A positive attitude has a powerful effect on both the brain and the body.
Research shows that positive thinking can
- Improve your immune system
- Help you cope better with stress
- Make you more resilient
- Help you live longer
In fact, the impact of a positive attitude has far-reaching consequences for us as we age. And in the near term, it helps us deal with the inevitable bumps along the way.
One of the biggest bumps that has come our way has been the COVID-19 pandemic. A big wrench has been thrown into our collective consciousness, so perhaps more than ever it is important to work on our attitude.
The Power of a Positive Attitude
A positive attitude is a powerful thing. But what is a positive attitude? Sometimes it is easier to see what something is by identifying what it is not. A positive attitude is not sticking your head in the sand. It is not blind faith that everything will work out without any effort being required. A positive attitude usually focuses on what can be achieved or at least attempted. It is not a refusal to face problems, but rather a belief that problems can be overcome.
Individuals with a positive attitude either find a way or make a way. They seem to have more resources to call on then individuals without a positive attitude. This effect, identified in the scientific literature, is cognitive broadening.
Building Resources Through Cognitive Broadening
Cognitive broadening refers to the range of personal resources built through the body and brain’s experience of positive emotions. Those personal resources include physical, social, intellectual, and psychological resources. A positive outlook has a wide-reaching impact on both the body and the brain.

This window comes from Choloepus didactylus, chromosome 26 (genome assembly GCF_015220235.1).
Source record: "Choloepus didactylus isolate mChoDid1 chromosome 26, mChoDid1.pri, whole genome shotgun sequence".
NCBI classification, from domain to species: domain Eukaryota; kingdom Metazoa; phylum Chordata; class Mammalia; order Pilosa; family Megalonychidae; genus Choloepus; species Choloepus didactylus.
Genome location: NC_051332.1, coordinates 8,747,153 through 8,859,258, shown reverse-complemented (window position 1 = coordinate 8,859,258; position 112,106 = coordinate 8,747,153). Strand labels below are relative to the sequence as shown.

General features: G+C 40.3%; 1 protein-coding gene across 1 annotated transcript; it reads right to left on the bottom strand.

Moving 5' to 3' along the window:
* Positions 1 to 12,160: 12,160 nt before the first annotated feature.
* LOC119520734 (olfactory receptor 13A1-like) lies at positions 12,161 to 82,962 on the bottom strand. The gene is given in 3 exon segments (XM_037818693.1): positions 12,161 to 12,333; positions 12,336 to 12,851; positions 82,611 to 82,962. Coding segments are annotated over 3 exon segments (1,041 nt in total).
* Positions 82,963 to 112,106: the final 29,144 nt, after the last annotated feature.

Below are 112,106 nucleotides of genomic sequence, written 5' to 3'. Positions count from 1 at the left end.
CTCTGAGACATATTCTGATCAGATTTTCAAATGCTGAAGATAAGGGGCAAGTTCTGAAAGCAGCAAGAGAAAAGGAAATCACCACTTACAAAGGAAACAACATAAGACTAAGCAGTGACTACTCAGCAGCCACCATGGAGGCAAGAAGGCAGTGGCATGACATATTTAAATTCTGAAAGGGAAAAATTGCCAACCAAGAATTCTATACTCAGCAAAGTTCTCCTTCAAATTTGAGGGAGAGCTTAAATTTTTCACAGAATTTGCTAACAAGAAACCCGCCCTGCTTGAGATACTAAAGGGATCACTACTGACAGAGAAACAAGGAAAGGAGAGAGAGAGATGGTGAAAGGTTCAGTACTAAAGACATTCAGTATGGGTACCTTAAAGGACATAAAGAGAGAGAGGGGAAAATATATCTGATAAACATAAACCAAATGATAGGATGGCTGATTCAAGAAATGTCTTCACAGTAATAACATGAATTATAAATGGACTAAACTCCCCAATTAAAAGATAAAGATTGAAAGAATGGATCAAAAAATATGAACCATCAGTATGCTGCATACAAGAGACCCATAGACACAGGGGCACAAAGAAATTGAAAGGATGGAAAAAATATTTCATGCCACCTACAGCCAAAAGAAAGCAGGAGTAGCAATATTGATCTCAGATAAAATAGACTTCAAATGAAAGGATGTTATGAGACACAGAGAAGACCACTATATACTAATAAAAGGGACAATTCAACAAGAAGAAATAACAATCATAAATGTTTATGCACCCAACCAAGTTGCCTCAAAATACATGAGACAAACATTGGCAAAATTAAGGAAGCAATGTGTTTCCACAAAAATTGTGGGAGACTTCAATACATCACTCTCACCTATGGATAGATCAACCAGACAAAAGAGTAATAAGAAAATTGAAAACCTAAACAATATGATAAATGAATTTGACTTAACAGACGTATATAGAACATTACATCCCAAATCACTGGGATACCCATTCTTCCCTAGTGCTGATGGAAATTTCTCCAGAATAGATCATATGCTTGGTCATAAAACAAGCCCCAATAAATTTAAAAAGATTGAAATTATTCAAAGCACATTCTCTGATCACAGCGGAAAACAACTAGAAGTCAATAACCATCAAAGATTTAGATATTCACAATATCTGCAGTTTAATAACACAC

It takes time to build physical skills. If we are a couch potato, we don’t go out and run a marathon the following week. We don’t become fantastic athletes overnight. In fact, we may never become a fantastic athlete, but we master enough of the sport to make the game enjoyable.
A positive attitude helps us take on new challenges and learn new skills. Learning a new sport or skill takes time and effort. A negative attitude makes it easy to give up at the first unsuccessful attempt. And since there are lots of failures in any new project, giving up makes it difficult to master a new skill. A positive attitude helps you persevere.
As we get older, our embarrassment at not mastering a physical skill can stop us in our tracks. This is where a sense of humour and a bit of humility can go a long way. Set reasonable goals and be patient with your body as it adapts and learns. This can make a big difference.
And the rewards are worth it.
We know that physical activity has a positive effect on overall health. Do not let initial difficulties deter you. Keep at it until you have achieved sufficient mastery. Then comes enjoyment and the likelihood that you will continue with that activity.
Different physical activities work different parts of your brain. Enjoyment of those physical activities produce positive emotions. As well, exercise reduces negative stress. Thus, you achieve cognitive broadening.
A positive, open outlook on life helps us build friendships. Friendships are an important social support network. And positive social networks reduce depression and increase longevity.
Individuals with a positive outlook are easier to be around. While those with a negative attitude create a negative atmosphere. By driving people away, a negative attitude can become a self-fulfilling prophecy. And the individual is left with fewer social resources.
A pessimistic attitude creates a tendency to focus on the negative. And focusing on the negative tends to make that area grow. One of my friends referred to this as feeding the black dog. Whichever dog you feed – either the positive one or the negative one – is the one that is going to grow.